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In Western Kenya, a groundbreaking initiative led by the Bungoma Avocado Farmers Association (BAFA) aims to transform the agricultural landscape. The organization, in collaboration with the Bungoma County government and various partners, is encouraging farmers to transition from traditional mixed farming and maize production to the lucrative world of avocado farming. This article explores the strategic plan, recent developments, and the immense potential of avocado farming in Western Kenya, providing the latest data and insights to inspire farmers, agronomists, agricultural engineers, farm owners, and scientists in the field of agriculture.
Avocado Farming in Western Kenya: A Green Revolution
Western Kenya is undergoing a transformative agricultural revolution as the Bungoma Avocado Farmers Association (BAFA) unveils a visionary five-year strategic plan. The initiative aims to boost avocado production across the entire region, urging farmers to shift their focus from mixed farming and maize cultivation to avocado farming. According to John Ndengwa, Chairman of BAFA, this shift is driven by the high market demand for avocados.
Ndengwa emphasizes that Bungoma’s climate is conducive to avocado cultivation, making it an ideal choice for local farmers. To facilitate this transition, BAFA is collaborating with the Bungoma County government and other organizations to engage a whopping 30,000 farmers in avocado production. Notably, avocado farming requires minimal land, making it accessible to smallholder farmers.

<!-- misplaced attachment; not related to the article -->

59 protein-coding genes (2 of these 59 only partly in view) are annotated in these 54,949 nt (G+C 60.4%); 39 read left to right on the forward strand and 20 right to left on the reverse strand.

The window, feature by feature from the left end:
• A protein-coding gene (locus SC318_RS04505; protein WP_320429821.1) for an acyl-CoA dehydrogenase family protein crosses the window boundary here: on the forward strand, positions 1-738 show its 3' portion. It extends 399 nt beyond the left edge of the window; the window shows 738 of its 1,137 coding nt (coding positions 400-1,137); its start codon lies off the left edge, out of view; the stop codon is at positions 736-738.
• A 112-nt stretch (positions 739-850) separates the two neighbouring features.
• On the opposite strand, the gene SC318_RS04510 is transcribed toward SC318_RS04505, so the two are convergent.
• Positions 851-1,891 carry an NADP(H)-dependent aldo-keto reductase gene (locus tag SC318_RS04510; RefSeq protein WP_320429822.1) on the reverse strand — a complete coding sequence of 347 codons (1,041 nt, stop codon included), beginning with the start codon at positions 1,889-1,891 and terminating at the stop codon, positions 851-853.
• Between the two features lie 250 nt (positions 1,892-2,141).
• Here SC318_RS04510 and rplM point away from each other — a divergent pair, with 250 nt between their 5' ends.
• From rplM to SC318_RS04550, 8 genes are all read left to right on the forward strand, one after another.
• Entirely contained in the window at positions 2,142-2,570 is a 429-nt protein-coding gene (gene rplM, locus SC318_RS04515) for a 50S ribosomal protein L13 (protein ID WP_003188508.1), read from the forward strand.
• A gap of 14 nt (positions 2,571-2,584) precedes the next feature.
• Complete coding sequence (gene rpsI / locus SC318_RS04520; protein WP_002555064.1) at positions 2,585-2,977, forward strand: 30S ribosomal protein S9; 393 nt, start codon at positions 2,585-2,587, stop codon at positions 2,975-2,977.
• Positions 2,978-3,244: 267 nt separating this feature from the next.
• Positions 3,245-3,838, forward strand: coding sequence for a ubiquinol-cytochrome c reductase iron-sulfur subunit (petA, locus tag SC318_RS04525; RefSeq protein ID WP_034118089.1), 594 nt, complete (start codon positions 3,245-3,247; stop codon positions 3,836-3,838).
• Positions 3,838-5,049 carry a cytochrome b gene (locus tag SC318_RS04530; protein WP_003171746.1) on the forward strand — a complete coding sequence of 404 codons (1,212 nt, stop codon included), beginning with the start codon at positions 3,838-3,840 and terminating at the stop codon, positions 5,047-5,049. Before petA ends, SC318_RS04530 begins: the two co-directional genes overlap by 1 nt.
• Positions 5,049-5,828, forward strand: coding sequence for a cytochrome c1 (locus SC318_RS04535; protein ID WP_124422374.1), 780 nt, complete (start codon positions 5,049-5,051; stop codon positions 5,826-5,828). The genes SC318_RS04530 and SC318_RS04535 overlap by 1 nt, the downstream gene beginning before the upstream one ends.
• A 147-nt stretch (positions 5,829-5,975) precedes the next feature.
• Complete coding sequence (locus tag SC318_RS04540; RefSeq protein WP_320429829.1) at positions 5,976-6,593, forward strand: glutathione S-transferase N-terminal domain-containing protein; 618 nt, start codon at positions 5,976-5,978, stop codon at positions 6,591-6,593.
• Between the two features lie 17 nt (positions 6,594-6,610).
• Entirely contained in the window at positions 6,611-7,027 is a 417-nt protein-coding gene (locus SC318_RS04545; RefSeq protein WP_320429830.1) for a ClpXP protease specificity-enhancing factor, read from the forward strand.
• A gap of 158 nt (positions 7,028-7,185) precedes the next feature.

The Rise of Avocado in Kenya
Recent data highlights the growing interest in avocado farming among Kenyan farmers. The area dedicated to avocado cultivation increased from 13,305 hectares in 2015 to over 20,000 hectares in 2020. This significant expansion signifies the country’s evolving agricultural landscape.
Avocado, often referred to as “green gold,” has the potential to transform the fortunes of Kenyan farmers. In 2020 alone, Kenya produced over 322 metric tonnes of avocados, making it the sixth-largest global producer, trailing behind Mexico, Colombia, the Dominican Republic, Peru, and Indonesia. Over the past decade, avocado production in Kenya has surged by 116 percent, illustrating its tremendous growth on the global stage.
Kenya also stands out as a key avocado exporter. In 2021, it ranked as the eighth-largest avocado exporter worldwide, with exports valued at approximately $140 million. Remarkably, Kenya leads the African avocado export market, slightly ahead of South Africa.
Unlocking Opportunities in Avocado Farming
In Bungoma, the initiative includes primary cooperatives that provide interested farmers with subsidized avocado seedlings. Additionally, BAFA has developed integrated pest management systems to support avocado cultivation.
David Shivonje, the horticultural crops development officer for Bungoma County, encourages farmers to view avocado farming as a viable business opportunity. He highlights the diverse nutritional value of avocados and their growing prominence in the export market. The county is committed to nurturing the entire value chain of avocado production, from cultivation to marketing.
The launch of the five-year strategic plan by BAFA and its partners signals a promising future for avocado farming in Western Kenya. With favorable climatic conditions and the increasing global demand for avocados, this agricultural shift promises higher incomes and economic growth for the region. Avocado farming represents a golden opportunity for smallholder farmers, and the data supports its potential as a game-changer in Kenyan agriculture.